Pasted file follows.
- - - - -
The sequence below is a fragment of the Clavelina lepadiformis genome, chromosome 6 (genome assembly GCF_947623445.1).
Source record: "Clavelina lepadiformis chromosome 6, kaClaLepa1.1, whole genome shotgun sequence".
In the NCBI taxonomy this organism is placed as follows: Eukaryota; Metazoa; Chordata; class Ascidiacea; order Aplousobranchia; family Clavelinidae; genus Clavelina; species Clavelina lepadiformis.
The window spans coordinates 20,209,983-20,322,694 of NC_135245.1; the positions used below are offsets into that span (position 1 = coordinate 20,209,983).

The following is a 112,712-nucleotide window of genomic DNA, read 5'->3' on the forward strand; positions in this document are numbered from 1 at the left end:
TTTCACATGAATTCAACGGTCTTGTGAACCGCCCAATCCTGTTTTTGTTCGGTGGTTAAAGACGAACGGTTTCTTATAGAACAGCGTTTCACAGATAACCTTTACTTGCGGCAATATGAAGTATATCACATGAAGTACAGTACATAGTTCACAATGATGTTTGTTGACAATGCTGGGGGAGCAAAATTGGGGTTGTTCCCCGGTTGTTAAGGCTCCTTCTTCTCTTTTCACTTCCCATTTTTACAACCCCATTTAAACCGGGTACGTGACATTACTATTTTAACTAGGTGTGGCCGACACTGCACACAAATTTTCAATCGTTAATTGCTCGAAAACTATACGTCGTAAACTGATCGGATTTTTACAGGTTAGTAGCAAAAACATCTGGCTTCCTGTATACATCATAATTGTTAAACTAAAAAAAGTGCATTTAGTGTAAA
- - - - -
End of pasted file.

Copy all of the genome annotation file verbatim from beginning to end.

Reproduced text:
The sequence below is a fragment of the Clavelina lepadiformis genome, chromosome 6 (genome assembly GCF_947623445.1).
Source record: "Clavelina lepadiformis chromosome 6, kaClaLepa1.1, whole genome shotgun sequence".
In the NCBI taxonomy this organism is placed as follows: Eukaryota; Metazoa; Chordata; class Ascidiacea; order Aplousobranchia; family Clavelinidae; genus Clavelina; species Clavelina lepadiformis.
The window spans coordinates 20,209,983-20,322,694 of NC_135245.1; the positions used below are offsets into that span (position 1 = coordinate 20,209,983).

The following is a 112,712-nucleotide window of genomic DNA, read 5'->3' on the forward strand; positions in this document are numbered from 1 at the left end:
TTTCACATGAATTCAACGGTCTTGTGAACCGCCCAATCCTGTTTTTGTTCGGTGGTTAAAGACGAACGGTTTCTTATAGAACAGCGTTTCACAGATAACCTTTACTTGCGGCAATATGAAGTATATCACATGAAGTACAGTACATAGTTCACAATGATGTTTGTTGACAATGCTGGGGGAGCAAAATTGGGGTTGTTCCCCGGTTGTTAAGGCTCCTTCTTCTCTTTTCACTTCCCATTTTTACAACCCCATTTAAACCGGGTACGTGACATTACTATTTTAACTAGGTGTGGCCGACACTGCACACAAATTTTCAATCGTTAATTGCTCGAAAACTATACGTCGTAAACTGATCGGATTTTTACAGGTTAGTAGCAAAAACATCTGGCTTCCTGTATACATCATAATTGTTAAACTAAAAAAAGTGCATTTAGTGTAAA